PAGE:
We've Never Seen Stretch Marks Portrayed So Beautifully

Photo: @zinteta

Young 21-year-old artist Cinta Tort Cartró uses the female body as a canvas and a medium to normalize and celebrate the "flaws" women so often complain about or wish they could change.

Photo: @zinteta

Most recently, she painted over stretch marks in rainbow colors to illustrate how much they vary from woman to woman, that many women have them, and that they are merely a side effect of having a body. In her Instagram caption, Cartró explains how she realized her own stretch marks would never disappear no matter what she did to minimize them. Instead of hating them forever, she shifted her perspective. She worked to love herself as she is, which led her to believe that stretch marks are so beautiful she didn't understand why women have grown to hate them so much in the first place. When translated from Spanish, her caption reads, "To love oneself is a revolutionary act." Indeed. In her words, the body is a tool we use to communicate with the world, and loving it is the gateway to feeling free.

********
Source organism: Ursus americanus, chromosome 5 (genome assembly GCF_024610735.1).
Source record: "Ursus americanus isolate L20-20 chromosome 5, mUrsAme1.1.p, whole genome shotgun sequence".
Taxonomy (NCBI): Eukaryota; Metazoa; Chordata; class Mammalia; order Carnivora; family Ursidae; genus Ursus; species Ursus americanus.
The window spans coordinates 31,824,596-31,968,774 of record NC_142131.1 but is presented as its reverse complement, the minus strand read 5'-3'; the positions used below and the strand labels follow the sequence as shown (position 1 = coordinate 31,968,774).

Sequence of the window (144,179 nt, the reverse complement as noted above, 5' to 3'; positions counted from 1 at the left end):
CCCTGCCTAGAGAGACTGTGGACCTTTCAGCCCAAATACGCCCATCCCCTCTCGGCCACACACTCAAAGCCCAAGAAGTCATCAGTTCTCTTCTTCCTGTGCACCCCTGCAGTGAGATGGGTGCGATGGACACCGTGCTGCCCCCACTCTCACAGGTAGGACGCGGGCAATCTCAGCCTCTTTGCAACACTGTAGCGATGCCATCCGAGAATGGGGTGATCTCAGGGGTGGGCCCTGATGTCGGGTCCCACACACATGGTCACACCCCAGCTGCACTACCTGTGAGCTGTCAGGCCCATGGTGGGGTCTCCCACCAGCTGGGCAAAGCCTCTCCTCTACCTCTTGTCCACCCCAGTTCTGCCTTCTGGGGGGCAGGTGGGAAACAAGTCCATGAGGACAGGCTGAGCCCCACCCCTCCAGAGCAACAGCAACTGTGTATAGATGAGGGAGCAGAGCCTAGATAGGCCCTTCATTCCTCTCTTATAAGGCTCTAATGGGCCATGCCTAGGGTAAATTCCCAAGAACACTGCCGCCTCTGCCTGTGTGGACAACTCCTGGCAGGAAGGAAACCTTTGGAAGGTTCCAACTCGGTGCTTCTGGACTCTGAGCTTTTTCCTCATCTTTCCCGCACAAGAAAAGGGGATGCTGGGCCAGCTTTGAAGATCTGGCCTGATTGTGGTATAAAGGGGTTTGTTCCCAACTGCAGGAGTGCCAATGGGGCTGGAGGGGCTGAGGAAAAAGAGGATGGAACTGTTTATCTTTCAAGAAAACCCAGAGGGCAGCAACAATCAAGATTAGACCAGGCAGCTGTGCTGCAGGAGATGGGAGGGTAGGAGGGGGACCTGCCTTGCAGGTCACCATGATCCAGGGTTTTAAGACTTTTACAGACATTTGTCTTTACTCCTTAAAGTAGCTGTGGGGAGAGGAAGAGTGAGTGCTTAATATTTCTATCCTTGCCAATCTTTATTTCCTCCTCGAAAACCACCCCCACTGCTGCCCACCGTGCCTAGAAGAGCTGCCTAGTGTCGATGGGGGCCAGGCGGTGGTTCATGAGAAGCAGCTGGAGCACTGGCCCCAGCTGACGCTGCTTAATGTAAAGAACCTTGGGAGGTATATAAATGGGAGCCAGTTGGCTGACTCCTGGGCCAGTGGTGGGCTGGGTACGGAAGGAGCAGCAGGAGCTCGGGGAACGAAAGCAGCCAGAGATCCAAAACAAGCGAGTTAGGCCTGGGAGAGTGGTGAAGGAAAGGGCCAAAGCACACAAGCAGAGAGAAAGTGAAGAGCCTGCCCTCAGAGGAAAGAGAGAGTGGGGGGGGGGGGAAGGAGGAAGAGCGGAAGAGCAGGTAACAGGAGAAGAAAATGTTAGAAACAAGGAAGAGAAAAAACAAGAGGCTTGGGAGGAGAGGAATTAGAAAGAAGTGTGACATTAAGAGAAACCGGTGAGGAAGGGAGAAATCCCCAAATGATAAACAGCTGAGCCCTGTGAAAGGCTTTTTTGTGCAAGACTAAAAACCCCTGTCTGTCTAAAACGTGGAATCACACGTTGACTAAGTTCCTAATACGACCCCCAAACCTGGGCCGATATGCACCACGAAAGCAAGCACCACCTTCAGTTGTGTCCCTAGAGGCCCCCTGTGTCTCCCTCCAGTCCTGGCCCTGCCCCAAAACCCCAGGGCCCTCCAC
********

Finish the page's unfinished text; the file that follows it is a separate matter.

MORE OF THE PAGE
Photo: @zinteta

Photo: @zinteta

Her earlier work used glitter and rainbow paint in place of menstrual blood, on underwear and inner thighs, nodding to the monthly reminder of the magic of womanhood. Period stains are something most women are ashamed of, but women like Rupi Kaur and her infamous period stain photo are embracing their cycles out in the open, paving the way to normalize it.

Here's your ultimate toolbox for a healthy body and healthy mind. Plus, here's exactly what to do if your body positivity doesn't work for you.

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